Last month I was living in no other place than South America’s Peru. Together with two girls from college, I took my medical elective in a town called Arequipa, or ‘The White City’. The organisation that makes all of this possible is Work The World, which is UK based. They organise healthcare electives in Africa, Asia and South America. After hesitating whether we’d apply for an internship in The Philippines or in Peru, we finally made a decision and went for Peru!
There was one barrier though - the language! It was necessary to take a five day intensive Spanish course before starting our placement, since practically nobody speaks English in Peru. When we applied for the elective we weren’t really worried our lack of Spanish skills to be a problem, and just followed our yolo programmed minds. However, I'll admit that with our take off to Peru coming closer and closer, we began to think more and more about the what if’s. We quickly installed Duolingo (an app to learn Spanish step by step), which was when realisation kicked in. We would never ever master the Spanish language before our intensive course would start!
Luckily, our teachers were really friendly and patient. We learned that most students have rusty Spanish before their arrival in Peru! You can imagine our relief. I was surprised by how quickly we adapted to the language. It was getting easier and easier to understand Spanish speaking people. And yes, it was finally possible to make ourselves clear by the time we started the placement!
When it came to my placement I did rounds on gynaecology and helped whenever I could, watched some echo’s, deliveries and a cesarean. There were so many interesting cases! I went to the operation room every day, and during my second week of placement I also visited the emergency department where my friends were placed.
We were in the hospital every day from 8 am to 1 pm, and went out afterwards into town for drinks or sightseeing together with the other housemates. The thing I like about Work The World is that there is room enough during your stay to do some trips or to get lost in town, because you can go to the hospital whenever you like and as long as you want to. Even at night!
Here are some of my favourite restaurants and bars that are worth a visit when in Arequipa:
❥ Chaqchao: a cosy chocolate bar. Try their banana-chocolate smoothie or a good ol' hot chocolate. You can even take chocolate making courses here!
❥ Ecobar Vino: nice wine bar with friendly owners!
❥ Inkari & Mixtos: two great rooftop restaurants located in the same street.
❥ Museo del Pisco: NOT A MUSEUM! I entered this establishment with the words ‘we would like to do the tour’. You should have seen their faces! Beautiful café with the possibility of eating tapas. You can taste Pisco (typical Peruvian alcohol, similar to tequila) here if you ask.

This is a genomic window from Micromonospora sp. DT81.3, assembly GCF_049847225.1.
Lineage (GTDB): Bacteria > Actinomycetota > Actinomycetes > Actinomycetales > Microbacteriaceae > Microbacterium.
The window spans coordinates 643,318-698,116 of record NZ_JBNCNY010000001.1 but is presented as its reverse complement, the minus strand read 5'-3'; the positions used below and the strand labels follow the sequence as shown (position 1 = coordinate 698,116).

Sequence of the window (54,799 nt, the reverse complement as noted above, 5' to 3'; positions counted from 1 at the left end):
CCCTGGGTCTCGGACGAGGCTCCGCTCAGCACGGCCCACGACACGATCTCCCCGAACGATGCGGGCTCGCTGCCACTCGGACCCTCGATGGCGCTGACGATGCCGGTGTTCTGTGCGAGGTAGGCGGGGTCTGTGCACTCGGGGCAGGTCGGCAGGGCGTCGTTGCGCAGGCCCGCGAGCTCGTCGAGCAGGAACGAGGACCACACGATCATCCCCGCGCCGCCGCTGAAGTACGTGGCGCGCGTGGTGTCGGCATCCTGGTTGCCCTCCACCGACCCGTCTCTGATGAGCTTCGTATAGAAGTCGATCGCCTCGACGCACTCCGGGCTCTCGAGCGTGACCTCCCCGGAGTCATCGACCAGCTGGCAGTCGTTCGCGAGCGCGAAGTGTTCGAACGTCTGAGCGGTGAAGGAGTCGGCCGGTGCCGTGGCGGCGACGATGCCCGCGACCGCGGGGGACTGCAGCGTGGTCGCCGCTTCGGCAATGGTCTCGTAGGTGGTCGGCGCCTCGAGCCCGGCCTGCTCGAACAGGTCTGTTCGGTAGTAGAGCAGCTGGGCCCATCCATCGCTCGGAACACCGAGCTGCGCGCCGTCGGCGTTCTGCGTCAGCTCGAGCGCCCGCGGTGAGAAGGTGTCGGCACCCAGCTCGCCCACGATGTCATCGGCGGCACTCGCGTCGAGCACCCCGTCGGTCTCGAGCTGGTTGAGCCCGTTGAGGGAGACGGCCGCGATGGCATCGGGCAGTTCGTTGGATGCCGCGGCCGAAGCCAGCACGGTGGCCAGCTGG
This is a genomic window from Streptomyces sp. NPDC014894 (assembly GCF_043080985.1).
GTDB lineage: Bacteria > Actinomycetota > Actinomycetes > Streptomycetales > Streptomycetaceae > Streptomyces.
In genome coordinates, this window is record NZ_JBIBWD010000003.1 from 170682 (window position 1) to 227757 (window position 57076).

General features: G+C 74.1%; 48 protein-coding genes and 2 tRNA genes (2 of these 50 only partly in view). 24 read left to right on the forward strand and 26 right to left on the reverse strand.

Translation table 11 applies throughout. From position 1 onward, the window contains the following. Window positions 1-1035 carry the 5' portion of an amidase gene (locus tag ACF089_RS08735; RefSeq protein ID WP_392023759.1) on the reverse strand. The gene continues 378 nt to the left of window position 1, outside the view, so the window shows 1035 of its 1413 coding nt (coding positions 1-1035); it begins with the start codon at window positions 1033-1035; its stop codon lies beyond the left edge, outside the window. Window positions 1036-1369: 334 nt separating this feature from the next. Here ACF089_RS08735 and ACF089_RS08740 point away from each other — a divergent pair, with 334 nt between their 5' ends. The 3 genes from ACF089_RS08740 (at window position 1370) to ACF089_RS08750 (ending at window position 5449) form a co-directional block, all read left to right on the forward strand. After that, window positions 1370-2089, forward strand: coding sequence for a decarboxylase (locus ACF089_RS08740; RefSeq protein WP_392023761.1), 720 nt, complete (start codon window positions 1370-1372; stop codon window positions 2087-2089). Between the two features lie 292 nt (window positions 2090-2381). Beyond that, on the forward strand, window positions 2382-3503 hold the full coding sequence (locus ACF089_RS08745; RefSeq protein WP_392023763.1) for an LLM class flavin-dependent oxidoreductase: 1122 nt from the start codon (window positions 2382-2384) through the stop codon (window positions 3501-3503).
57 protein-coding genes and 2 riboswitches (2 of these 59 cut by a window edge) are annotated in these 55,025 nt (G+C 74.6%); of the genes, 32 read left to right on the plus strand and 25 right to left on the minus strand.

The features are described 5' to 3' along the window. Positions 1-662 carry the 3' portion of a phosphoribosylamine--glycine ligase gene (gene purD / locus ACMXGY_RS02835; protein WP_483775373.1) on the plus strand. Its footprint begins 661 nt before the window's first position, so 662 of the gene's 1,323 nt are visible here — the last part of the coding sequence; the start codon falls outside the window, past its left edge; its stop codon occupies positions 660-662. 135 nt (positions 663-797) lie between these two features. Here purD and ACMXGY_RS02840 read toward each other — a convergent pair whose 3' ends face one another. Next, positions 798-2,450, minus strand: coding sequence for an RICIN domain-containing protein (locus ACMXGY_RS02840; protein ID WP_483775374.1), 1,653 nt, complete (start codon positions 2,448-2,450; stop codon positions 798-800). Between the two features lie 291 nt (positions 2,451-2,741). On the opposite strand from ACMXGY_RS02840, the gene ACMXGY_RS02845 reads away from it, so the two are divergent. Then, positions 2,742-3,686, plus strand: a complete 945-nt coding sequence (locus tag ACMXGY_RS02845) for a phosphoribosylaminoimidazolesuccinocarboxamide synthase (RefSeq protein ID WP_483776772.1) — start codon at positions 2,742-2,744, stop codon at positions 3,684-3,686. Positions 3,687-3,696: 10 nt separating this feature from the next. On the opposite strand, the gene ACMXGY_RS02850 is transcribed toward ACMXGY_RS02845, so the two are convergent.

The perfect words to describe my time in Peru are eye-opening, boundary pushing, and magnificent.
In my time at the hospital I got to see with my own eyes what healthcare is like on the other side of the world. I saw how doctors, nurses, midwifes and med students like me gave their all trying to heal people, even though they don’t always have the high tech equipment that ought to be accessible to everyone. Sometimes I talked with the patients about their anxieties and their hope for the future. It’s something that I could only imagine myself by watching movies or documentaries. But the real deal is far from the things you see on television, lying in the couch. So yes, I did learn a lot and I grew as a person.
Would I do it all over again, knowing what I know now? I wouldn’t hesitate a second. These are once in a lifetime chances we should take!
Now that you know more about my placement with WTW, I’d like to take you with me on one of the weekend excursions we did! We did three in total; Puno & Titicaca lake, Cuzco & Machu Picchu, and Colca Canyon. I’ll tell you something more about the first two in the upcoming weeks - we can’t wait to show you the beautiful pictures we shot!
Colca Canyon is the second largest canyon in the world. You can go hiking in it from the top to the bottom and back, but it was our last weekend in Peru and we were too lazy for that. Oops. Instead, we did a tour with stops in several little villages around the canyon. On the way, llamas and other animals walked freely around so of course we stopped to take some snaps! We slept in a hotel that night without warm water or heating, so weren't in the best mood come morning. On the program that day we spotted condors flying over the canyon! We were hoping for the best since we heard it’s possible we wouldn’t even get a glimpse of them. Luckily the odds were in our favour: I think we saw at least 20!
This canyon is really a must-do when in the neighbourhood of Arequipa. It’s not that far by bus (3.5 hours) and definitely worth it, but if you’re in a good condition I would recommend you the hike instead of a guided tour. It’s gonna be way more memorable!